What would negative interest rates mean?Published: July 14, 2020 by Jennifer Armstrong
With interest rates at an all-time low and the economy facing uncertainty, you may have read headlines about whether negative interest rates are the next step. But what would that mean in practice and is it an option that would really be considered in the UK?
Ever since the 2008 financial crisis, interest rates have been low. Earlier this year, there were suggestions that the Bank of England would gradually start to increase its Base rate as the economy continued to recover. However, the Covid-19 pandemic has changed that. In March, the central bank decided to cut the interest rate twice in a month.
Lowering interest rates is one of the tools central banks around the world use to stimulate economic growth as it lowers the cost of borrowing. With coronavirus disrupting normal business practices, the Bank of England first cut its base rate from 0.75% to 0.25% on 11th March 2020 and then slashed it again to 0.1% on the 19th March 2020, the lowest it’s ever been.
With the interest rate hovering just above zero, the possibility of negative interest rates is rising.
How would negative interest rates affect you?
You can split the impact of negative interest rates into two areas depending on whether you’re saving or borrowing.
Let’s start with saving.
Usually, when saving, you’d earn interest on the deposits. For example, with £1,000 in a savings account earning 3%, you’d receive £30 after a full year. If the interest rate is negative at -3%, you’d instead owe the bank £30, in effect paying to save your money.
Once you factor in the impact of inflation on your spending power, savings can quickly become eroded if interest rates are below zero. While using a saving account is still important in some cases, such as holding your emergency fund, it may mean that alternatives should be considered to get the most out of your money, such as investing.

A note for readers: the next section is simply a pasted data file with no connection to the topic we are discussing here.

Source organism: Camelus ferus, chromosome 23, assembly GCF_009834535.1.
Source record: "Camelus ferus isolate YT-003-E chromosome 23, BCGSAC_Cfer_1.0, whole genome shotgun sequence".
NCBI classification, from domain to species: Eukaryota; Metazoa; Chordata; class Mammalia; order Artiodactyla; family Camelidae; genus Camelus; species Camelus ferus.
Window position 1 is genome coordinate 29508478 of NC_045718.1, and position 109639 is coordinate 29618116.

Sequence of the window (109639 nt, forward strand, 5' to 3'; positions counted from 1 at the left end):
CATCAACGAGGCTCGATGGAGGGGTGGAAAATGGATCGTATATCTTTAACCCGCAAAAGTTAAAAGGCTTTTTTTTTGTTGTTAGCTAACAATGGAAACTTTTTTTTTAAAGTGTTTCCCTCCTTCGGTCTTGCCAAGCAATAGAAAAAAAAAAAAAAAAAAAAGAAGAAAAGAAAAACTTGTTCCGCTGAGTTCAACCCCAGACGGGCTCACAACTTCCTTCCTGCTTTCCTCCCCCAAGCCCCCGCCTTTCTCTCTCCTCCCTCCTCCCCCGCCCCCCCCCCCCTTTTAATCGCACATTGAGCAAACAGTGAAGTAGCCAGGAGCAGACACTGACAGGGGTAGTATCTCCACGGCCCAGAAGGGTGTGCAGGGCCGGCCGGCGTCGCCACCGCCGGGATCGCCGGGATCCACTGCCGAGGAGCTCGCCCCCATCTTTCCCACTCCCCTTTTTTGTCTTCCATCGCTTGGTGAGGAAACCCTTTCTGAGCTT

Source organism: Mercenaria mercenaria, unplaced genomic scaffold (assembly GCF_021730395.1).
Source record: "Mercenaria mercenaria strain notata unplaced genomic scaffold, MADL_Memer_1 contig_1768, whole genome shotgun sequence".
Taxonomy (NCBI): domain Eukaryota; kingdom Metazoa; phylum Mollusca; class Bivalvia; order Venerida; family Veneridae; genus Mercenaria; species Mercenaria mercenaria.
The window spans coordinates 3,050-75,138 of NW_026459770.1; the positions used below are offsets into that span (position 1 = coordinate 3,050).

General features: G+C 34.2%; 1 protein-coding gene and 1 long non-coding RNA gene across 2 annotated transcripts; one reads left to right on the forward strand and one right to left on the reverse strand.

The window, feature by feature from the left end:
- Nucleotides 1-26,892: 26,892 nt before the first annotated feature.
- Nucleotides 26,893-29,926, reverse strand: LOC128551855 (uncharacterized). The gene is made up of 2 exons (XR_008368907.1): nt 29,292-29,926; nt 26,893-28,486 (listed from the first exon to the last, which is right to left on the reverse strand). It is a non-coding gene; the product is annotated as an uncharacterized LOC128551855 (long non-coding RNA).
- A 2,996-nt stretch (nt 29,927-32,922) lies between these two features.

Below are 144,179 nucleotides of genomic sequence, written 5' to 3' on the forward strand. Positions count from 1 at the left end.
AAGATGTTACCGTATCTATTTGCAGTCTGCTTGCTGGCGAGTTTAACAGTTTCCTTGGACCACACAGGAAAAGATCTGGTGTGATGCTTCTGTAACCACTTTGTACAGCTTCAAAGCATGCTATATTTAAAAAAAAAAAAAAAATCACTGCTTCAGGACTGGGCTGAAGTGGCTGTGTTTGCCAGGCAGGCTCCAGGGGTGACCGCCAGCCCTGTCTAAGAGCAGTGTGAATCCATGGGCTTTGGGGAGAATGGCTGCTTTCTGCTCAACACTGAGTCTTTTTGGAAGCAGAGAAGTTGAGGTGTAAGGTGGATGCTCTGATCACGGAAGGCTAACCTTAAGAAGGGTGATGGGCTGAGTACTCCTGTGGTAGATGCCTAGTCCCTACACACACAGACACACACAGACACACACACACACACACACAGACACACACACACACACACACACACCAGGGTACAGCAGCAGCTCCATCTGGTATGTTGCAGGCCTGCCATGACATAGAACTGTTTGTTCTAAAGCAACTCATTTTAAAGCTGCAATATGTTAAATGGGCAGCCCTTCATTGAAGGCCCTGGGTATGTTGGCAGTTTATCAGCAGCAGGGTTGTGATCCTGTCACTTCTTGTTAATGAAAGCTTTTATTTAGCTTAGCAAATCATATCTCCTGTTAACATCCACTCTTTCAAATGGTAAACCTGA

Moving on to borrowing, in theory, negative interest rates are good news.
The cost of borrowing should reduce as interest rates fall. Using a mortgage as an example, you’d still need to make repayments, however, with a negative interest rate, the outstanding amount is reduced each month by more than what you’ve paid. It can reduce debt quicker. However, it’s worth noting that some mortgages have a ‘floor’ interest rate that it won’t go below.
Negative interest rates: From Europe to Japan
While negative interest rates have never been implemented by the Bank of England they have been used elsewhere.
Sweden’s central bank cut interest rates to -0.25% in July 2009, in the wake of the financial crisis. Since then it’s been used by other European banks too, including the European Central Bank which covers the 19 countries that have adopted the euro, as well as Japan.
There are a variety of reasons why negative interest rates are used. However, during times of recession or economic hardship, people and businesses tend to hold on to their cash, waiting for the economy to improve. A lack of spending by businesses and individuals can weaken the economy further. As a result, negative interest rates can be used to encourage people to spend and drive the economy forward, though there are risks associated with the practice too.
While negative interest rates have been used before, they are by no means the norm and are still considered unconventional.
So, are negative interest rates coming to the UK?
It’s impossible to say for certain and much of the decision will depend on how the economy and businesses respond over the coming months. When asked about the potential for negative interest rates to be introduced in May during a Treasury Select Committee, the Bank of England’s governor Andrew Bailey said negative interest rates were under ‘active review’.
Bailey added: “We do not rule things out as a matter of principle. That would be a foolish thing to do. But can I then follow that up by saying that doesn’t mean we rule things in.”
As always, it’s important to keep an eye on your financial plan with current conditions in mind. However, responding to speculation should be avoided. Instead, if you’re concerned about the introduction of negative interest rates, keep in mind that your financial plan has been built with your goals at the centre. There may be a time when negative interest rates are announced and we’re here to help you assess your financial plan if this should happen. Please get in touch if you have any questions.
Please note: The value of your investment can go down as well as up and you may not get back the full amount you invested. Past performance is not a reliable indicator of future performance.